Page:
Prime Minister Narendra Modi, having passed the Budget and several important Bills in one of the most productive Parliament sessions, should put the land acquisition Bill on hold till the Centre and States complete assessments of crop damage and disburse relief to the affected farmers. This could take several weeks, but would effectively de-link farmer debt and despair caused by inclement weather from the amended land acquisition Bill.
Modi was ill-advised to issue a second ordinance on the land Bill; it made him appear rigid while professing to be open to discussion with the Opposition and to accept legitimate changes. With below normal monsoons predicted for this year, farmers are already jittery. Industrialists have dropped the pretence that there is no link between agricultural and industrial growth.
This is an ideal moment to rework the Green Revolution bias towards rice and wheat which depend on costly inputs but attract farmers due to high minimum support price. Farmers should be encouraged to grow other crops, especially native grains that are hardy and more nutritious. A gradual reduction of chemical inputs in agriculture would improve soil health and crop yields over time (fertiliser overuse has reduced yields), with beneficial impact on public health.
Ecologist Lester Brown (Full Planet, Empty Plates: The New Geopolitics of Food Scarcity) notes that world farmers tripled grain yields between 1950 and 1973 through fertilisers, irrigation and higher yielding varieties, the potential of which has now plateaued. He warns that genetic modification has little potential to increase yields because plant breeders using traditional approaches have already done everything possible to raise yields. Instead of hurting soil fertility by promoting GM crops, the government should improve irrigation facilities; rework cropping patterns, and fine tune its crop insurance scheme.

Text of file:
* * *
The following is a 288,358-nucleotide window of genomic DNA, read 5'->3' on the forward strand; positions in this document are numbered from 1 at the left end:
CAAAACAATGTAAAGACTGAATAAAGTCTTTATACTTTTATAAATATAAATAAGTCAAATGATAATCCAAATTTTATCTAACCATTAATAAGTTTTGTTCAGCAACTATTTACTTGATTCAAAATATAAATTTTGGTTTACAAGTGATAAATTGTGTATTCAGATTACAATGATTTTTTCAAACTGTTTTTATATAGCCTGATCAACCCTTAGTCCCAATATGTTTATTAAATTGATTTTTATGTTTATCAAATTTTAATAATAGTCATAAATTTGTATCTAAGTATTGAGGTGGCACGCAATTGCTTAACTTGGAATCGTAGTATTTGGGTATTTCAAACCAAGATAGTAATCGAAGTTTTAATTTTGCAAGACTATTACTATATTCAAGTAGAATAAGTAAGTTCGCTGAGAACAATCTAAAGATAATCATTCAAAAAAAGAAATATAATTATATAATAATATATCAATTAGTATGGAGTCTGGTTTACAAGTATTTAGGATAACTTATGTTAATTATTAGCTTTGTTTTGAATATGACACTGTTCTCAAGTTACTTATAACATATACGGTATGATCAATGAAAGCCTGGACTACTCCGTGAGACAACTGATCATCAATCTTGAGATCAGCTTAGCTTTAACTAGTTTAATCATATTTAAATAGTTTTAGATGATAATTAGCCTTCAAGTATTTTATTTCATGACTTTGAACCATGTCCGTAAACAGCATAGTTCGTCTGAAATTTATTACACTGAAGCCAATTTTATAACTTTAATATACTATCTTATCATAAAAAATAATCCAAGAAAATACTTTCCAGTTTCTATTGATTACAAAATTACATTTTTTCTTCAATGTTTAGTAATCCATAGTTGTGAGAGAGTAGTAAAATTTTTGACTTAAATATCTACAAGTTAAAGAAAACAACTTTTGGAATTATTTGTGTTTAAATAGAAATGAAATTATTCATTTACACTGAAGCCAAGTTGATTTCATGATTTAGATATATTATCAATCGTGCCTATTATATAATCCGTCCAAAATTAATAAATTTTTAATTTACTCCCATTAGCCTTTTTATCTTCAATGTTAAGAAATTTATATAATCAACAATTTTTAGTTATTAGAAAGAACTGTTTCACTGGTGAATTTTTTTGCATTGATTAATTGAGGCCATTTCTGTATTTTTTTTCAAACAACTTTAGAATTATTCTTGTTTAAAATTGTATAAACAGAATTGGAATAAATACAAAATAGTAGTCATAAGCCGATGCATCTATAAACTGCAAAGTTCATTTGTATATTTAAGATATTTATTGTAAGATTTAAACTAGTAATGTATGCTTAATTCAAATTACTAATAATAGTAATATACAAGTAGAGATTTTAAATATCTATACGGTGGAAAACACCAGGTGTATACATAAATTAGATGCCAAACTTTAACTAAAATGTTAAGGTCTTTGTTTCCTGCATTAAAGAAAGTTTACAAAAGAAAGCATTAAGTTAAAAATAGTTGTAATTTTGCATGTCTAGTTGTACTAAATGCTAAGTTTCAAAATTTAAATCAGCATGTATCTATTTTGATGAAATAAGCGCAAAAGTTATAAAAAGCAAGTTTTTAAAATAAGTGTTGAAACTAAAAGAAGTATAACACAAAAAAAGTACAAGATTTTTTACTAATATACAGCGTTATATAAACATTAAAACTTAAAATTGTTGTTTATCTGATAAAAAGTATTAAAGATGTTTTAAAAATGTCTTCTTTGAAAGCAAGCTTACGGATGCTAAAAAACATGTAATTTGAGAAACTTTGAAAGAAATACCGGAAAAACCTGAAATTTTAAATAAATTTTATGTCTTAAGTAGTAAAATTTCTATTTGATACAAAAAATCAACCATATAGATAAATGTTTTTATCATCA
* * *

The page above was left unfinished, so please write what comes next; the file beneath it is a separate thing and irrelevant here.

The Land Acquisition Bill must be taken up only when it is a stand-alone issue. Modi must himself explain to the people that while there was no ‘consent’ clause prior to 2013, the UPA made certain exemptions, to which he has added rural housing, irrigation, rural roads, sugar mill near sugarcane fields and wheat processing unit near wheat fields. This is to fulfill his election promises to bring agro-related industry closer to the farmer so that he can sell his produce faster, get better remuneration, and youth can find local employment to end the social turmoil associated with seasonal out-migration.
Modi must ensure that acquired land is put to intended use and not diverted to golf courses or holiday resorts. The realty mafia can be contained by encouraging citizens to set up cooperative housing societies; East Delhi grew in this manner, thanks to energetic support from late H.K.L Bhagat. Sadly, liberalisation led to nixing this highly successful model.
The Prime Minister must ensure that squabbling over the land Bill does not get embroiled with the Bihar election; stable government requires winning Uttar Pradesh as well. The BJP performed badly in the recent municipal polls in Bengal because of poor State leadership; this problem afflicts other States also and needs his urgent attention.
The deep-seated resistance to his leadership within the old guard, largely dormant during the election campaign, surfaced within weeks of his triumph and is now an open secret. Obviously the issues related more to power than to public good. Modi cannot let invisible power brokers derail his mandate; he must give domestic issues the same attention he devotes to foreign policy.